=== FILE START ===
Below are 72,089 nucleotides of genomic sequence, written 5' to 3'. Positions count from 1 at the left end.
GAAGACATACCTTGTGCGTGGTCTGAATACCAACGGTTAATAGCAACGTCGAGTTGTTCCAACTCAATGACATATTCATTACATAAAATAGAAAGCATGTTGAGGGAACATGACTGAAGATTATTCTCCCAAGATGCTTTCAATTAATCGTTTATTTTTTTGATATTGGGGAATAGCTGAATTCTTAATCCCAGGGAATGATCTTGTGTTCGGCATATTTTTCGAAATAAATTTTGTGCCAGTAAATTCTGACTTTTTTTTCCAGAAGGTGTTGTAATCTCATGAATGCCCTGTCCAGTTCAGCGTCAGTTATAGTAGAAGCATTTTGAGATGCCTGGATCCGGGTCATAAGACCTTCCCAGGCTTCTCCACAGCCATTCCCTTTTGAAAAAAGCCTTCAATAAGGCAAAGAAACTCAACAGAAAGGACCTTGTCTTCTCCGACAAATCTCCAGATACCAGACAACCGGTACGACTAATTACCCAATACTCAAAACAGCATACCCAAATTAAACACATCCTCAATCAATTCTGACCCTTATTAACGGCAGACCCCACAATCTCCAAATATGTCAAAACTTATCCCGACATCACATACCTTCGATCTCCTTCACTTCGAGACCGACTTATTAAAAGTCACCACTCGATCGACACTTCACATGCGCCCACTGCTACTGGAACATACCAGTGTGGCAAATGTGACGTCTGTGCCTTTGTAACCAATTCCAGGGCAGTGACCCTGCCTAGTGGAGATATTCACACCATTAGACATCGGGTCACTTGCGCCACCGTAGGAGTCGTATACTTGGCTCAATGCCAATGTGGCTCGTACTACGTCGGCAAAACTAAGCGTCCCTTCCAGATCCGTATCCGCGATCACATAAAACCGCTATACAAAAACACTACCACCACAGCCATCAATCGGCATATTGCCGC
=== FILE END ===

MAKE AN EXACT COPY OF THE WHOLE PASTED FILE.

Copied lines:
Below are 72,089 nucleotides of genomic sequence, written 5' to 3'. Positions count from 1 at the left end.
GAAGACATACCTTGTGCGTGGTCTGAATACCAACGGTTAATAGCAACGTCGAGTTGTTCCAACTCAATGACATATTCATTACATAAAATAGAAAGCATGTTGAGGGAACATGACTGAAGATTATTCTCCCAAGATGCTTTCAATTAATCGTTTATTTTTTTGATATTGGGGAATAGCTGAATTCTTAATCCCAGGGAATGATCTTGTGTTCGGCATATTTTTCGAAATAAATTTTGTGCCAGTAAATTCTGACTTTTTTTTCCAGAAGGTGTTGTAATCTCATGAATGCCCTGTCCAGTTCAGCGTCAGTTATAGTAGAAGCATTTTGAGATGCCTGGATCCGGGTCATAAGACCTTCCCAGGCTTCTCCACAGCCATTCCCTTTTGAAAAAAGCCTTCAATAAGGCAAAGAAACTCAACAGAAAGGACCTTGTCTTCTCCGACAAATCTCCAGATACCAGACAACCGGTACGACTAATTACCCAATACTCAAAACAGCATACCCAAATTAAACACATCCTCAATCAATTCTGACCCTTATTAACGGCAGACCCCACAATCTCCAAATATGTCAAAACTTATCCCGACATCACATACCTTCGATCTCCTTCACTTCGAGACCGACTTATTAAAAGTCACCACTCGATCGACACTTCACATGCGCCCACTGCTACTGGAACATACCAGTGTGGCAAATGTGACGTCTGTGCCTTTGTAACCAATTCCAGGGCAGTGACCCTGCCTAGTGGAGATATTCACACCATTAGACATCGGGTCACTTGCGCCACCGTAGGAGTCGTATACTTGGCTCAATGCCAATGTGGCTCGTACTACGTCGGCAAAACTAAGCGTCCCTTCCAGATCCGTATCCGCGATCACATAAAACCGCTATACAAAAACACTACCACCACAGCCATCAATCGGCATATTGCCGC